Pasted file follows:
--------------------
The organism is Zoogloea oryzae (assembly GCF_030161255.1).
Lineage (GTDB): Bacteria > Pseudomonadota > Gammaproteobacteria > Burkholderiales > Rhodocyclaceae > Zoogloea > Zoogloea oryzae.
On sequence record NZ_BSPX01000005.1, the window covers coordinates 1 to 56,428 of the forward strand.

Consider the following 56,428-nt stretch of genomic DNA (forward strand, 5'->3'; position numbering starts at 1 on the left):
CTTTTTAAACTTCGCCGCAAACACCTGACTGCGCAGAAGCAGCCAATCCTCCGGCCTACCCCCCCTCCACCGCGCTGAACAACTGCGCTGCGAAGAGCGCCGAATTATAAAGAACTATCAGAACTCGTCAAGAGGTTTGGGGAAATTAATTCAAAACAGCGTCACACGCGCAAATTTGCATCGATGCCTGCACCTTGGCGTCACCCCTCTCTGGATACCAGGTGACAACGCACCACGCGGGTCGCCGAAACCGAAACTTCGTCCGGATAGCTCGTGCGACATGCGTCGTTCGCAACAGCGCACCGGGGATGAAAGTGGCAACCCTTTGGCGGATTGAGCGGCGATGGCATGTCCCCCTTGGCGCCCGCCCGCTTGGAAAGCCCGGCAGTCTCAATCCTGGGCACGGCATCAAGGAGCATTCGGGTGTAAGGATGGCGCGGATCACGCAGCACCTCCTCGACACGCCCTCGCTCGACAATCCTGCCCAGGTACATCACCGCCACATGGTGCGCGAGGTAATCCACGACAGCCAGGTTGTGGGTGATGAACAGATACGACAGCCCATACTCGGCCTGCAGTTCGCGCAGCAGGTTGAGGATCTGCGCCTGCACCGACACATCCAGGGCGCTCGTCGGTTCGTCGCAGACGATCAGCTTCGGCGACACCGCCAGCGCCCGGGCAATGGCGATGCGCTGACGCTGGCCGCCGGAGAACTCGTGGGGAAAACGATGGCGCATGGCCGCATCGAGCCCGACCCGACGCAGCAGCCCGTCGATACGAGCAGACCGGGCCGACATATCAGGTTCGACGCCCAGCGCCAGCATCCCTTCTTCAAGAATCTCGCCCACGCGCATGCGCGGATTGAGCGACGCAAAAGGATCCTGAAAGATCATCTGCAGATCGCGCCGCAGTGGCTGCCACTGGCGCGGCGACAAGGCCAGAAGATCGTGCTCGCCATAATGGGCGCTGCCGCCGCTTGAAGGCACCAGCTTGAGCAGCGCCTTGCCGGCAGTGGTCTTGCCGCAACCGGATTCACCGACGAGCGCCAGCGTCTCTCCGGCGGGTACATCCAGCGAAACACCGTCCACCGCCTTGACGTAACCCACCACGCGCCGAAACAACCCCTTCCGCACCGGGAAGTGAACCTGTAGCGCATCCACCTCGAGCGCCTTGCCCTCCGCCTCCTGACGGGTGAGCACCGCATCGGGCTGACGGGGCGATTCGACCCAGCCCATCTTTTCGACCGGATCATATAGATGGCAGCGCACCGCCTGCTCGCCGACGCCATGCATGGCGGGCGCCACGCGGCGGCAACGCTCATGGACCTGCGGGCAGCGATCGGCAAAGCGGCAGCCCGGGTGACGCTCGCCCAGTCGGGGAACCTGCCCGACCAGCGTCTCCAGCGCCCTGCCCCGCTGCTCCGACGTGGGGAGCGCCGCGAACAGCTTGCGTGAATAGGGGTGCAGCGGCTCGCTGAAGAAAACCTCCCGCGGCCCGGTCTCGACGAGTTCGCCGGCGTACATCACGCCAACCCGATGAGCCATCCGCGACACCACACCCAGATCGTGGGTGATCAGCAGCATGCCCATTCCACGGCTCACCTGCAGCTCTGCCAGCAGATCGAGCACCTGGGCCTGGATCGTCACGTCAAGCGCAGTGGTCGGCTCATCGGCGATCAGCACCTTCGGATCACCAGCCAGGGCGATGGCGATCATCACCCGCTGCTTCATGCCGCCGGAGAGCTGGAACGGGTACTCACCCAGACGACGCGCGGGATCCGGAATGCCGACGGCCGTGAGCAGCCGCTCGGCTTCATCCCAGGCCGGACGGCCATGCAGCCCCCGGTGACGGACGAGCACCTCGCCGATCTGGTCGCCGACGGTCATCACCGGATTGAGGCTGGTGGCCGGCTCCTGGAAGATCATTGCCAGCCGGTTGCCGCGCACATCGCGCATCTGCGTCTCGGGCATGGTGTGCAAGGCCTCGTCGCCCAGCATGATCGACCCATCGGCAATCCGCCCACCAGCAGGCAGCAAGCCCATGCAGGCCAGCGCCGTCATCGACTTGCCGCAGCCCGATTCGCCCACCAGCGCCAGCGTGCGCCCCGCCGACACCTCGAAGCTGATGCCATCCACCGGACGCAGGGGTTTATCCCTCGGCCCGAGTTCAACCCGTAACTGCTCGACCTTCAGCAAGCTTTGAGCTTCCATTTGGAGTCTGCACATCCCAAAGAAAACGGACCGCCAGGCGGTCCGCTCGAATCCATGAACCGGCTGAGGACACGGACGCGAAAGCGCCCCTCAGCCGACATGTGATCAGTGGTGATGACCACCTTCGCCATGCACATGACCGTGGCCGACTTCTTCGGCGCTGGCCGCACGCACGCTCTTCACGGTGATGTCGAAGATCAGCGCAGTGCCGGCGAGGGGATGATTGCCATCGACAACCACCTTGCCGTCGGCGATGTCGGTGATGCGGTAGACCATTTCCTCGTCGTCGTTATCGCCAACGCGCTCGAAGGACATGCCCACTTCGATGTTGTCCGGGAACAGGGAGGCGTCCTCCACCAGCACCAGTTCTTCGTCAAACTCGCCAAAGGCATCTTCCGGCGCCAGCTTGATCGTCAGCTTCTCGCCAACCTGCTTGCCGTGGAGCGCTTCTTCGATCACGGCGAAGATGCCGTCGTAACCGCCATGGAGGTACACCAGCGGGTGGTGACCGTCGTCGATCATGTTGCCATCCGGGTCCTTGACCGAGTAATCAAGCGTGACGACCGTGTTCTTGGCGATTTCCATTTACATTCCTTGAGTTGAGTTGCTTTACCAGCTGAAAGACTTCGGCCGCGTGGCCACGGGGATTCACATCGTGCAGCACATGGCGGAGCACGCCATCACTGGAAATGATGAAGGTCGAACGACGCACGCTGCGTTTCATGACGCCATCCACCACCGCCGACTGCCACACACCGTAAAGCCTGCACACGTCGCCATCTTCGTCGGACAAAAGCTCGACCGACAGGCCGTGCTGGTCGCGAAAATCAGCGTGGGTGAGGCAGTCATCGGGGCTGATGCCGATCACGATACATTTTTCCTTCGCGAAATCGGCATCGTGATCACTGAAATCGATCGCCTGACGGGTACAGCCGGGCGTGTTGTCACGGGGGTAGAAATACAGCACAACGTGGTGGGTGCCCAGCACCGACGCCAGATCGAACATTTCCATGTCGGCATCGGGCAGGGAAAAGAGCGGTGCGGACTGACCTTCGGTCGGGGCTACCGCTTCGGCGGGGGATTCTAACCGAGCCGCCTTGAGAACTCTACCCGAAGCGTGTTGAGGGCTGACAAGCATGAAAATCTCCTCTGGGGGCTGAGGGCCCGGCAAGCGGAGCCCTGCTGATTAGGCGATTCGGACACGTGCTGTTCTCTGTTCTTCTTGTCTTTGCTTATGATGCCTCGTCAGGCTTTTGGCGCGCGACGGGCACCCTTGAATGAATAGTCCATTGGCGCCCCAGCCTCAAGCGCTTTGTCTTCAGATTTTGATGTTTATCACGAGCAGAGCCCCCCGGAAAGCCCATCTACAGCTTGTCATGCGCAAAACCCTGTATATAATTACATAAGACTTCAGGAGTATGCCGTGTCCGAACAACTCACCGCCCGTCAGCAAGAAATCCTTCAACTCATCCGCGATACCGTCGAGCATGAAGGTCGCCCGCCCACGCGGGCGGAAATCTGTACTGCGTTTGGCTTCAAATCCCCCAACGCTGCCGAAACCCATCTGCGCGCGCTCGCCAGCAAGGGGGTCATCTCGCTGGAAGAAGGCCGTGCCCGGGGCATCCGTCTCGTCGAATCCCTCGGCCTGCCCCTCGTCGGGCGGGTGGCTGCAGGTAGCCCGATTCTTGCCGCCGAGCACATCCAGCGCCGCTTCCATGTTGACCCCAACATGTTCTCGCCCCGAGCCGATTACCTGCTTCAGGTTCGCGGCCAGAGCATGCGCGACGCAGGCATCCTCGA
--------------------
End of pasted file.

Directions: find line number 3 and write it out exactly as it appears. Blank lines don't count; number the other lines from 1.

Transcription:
On sequence record NZ_BSPX01000005.1, the window covers coordinates 1 to 56,428 of the forward strand.